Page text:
The first amiibo figures first released in November 2014 — years ago! After continuous use, the NFC chips inside start to wear out. That being said, it’d probably take decades for such wear-and-tear to occur. Today, we’re going over every possible reason an amiibo figure might not scan on your Switch console, and possible ways to fix the problem.
Have you ever taken one of your Figure Players to a friend’s house and thought they played odd on your friend’s Switch? It may not be a coincidence. For the entirety of the amiibo competitive scene’s lifespan, there have been occasional mentions of unusual behavior when amiibo are sent to tournaments or used in arenas. Why would this be the case? Well, no one knows for sure, but I have proposed a theory as to what may be responsible for this.
Please note that this is only speculation based on observations – nothing presented here is definitive or proven.
It’s no secret that the production of amiibo figures has slowed to a crawl. In 2021, we received a rather generous eight brand-new figurines! These include three from the Super Smash Bros. series, as well as two each for Metroid Dread and Super Mario 3D World. The Zelda & Loftwing amiibo was released for Skyward Sword HD as well. In 2022, we’ve received just one new amiibo figure — Min Min.
Between figurine delays and possible cancellations, the future of amiibo is looking rather thin. Today, we’re going to look at the reasons why this may be — and we’re also going to accept the reality that amiibo may be dying (we offer free therapy sessions in our Discord server).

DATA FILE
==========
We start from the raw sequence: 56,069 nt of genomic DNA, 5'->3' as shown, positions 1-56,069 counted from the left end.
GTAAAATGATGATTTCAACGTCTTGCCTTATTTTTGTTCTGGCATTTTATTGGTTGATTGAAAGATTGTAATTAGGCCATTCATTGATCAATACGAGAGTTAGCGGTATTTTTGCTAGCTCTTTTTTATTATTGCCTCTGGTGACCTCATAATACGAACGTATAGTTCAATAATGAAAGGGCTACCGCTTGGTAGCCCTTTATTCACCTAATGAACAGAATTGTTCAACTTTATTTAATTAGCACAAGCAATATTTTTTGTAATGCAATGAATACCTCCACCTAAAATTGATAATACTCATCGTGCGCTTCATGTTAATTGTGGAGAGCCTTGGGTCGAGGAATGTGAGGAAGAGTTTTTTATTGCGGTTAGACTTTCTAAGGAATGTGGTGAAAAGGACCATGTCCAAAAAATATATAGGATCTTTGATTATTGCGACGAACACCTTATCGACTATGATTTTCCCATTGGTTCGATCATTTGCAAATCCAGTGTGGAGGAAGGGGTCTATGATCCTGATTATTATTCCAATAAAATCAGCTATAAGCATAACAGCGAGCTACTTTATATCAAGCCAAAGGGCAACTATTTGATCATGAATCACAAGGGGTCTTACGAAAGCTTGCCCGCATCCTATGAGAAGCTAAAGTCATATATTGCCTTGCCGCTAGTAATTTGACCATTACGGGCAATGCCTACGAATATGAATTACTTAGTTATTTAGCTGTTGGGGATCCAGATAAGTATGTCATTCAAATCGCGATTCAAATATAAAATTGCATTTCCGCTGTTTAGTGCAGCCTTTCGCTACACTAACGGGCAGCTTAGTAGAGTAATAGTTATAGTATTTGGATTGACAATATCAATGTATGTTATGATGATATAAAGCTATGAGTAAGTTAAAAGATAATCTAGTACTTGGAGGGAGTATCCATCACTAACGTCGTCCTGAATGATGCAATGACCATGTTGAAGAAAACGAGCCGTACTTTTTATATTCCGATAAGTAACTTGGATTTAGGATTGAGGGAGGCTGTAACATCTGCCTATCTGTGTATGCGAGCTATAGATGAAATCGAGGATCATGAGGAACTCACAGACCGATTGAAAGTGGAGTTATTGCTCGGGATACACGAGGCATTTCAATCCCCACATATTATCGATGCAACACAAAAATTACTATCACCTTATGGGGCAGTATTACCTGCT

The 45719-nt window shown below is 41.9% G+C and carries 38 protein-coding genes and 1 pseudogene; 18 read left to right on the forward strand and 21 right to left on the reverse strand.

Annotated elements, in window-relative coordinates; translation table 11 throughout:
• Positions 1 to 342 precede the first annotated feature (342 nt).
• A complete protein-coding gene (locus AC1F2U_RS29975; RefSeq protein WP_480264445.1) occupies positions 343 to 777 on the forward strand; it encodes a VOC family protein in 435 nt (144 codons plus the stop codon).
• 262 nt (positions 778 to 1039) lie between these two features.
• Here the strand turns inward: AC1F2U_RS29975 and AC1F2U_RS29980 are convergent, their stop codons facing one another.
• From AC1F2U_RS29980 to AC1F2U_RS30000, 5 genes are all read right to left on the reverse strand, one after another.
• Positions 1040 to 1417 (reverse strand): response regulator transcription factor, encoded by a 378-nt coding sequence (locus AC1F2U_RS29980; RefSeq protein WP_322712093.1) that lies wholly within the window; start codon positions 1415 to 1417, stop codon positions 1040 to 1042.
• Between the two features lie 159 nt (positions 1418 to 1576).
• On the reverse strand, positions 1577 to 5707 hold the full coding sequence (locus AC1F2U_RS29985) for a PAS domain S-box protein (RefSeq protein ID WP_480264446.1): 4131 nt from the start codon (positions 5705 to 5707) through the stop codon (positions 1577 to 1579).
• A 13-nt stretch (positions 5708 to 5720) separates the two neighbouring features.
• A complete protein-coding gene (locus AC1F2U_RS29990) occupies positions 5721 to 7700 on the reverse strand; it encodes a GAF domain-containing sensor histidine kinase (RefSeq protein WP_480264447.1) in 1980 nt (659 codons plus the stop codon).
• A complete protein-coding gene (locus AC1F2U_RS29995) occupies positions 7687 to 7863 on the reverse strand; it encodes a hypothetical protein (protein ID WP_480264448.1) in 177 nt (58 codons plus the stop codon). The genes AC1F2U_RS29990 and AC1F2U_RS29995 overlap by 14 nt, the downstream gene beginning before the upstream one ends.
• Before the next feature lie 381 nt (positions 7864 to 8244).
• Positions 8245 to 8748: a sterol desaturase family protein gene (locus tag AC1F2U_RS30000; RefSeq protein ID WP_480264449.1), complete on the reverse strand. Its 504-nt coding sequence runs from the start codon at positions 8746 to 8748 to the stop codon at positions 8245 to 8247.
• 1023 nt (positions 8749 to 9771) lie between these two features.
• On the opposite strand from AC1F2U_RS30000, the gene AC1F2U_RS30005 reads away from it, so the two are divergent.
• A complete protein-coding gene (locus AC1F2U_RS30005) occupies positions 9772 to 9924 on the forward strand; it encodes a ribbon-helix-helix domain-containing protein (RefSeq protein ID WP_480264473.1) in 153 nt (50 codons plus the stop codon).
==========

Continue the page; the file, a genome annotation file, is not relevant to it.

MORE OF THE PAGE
Competitive amiibo training in Super Smash Bros. Ultimate has been going (fairly) strong for almost four years now! When the game was first released, dedicated amiibo trainers were in a scramble to see what was different. After several years of struggling through amiibo training in Smash 4, players wanted to see something different. And for the longest time, they did: in the Ultimate metagame’s early days, trainers experimented with off-stage play, taunting, and combos — things the CPUs were finally capable of pulling off. But now, it’s 2022, and the metagame is winding down a bit. We’ve quickly realized an interesting tidbit. Over the years, as specific amiibo characters have been optimized and refined, something remarkable has happened: Ultimate’s metagame is beginning to look a lot like what Smash 4’s did toward the end of its lifespan.
The idea of a free-for-all frenzy involving multiple amiibo at once is a very exciting idea to those new to training. Unfortunately, as most experienced trainers will tell you, it often ends up in the same way: sooner or later some or all of the Figure Players present in the match will simply stop moving. They’ll end up just standing still completely vulnerable to incoming attacks, and for the longest time no one really knew why this would happen. With some new research, we may have found an answer!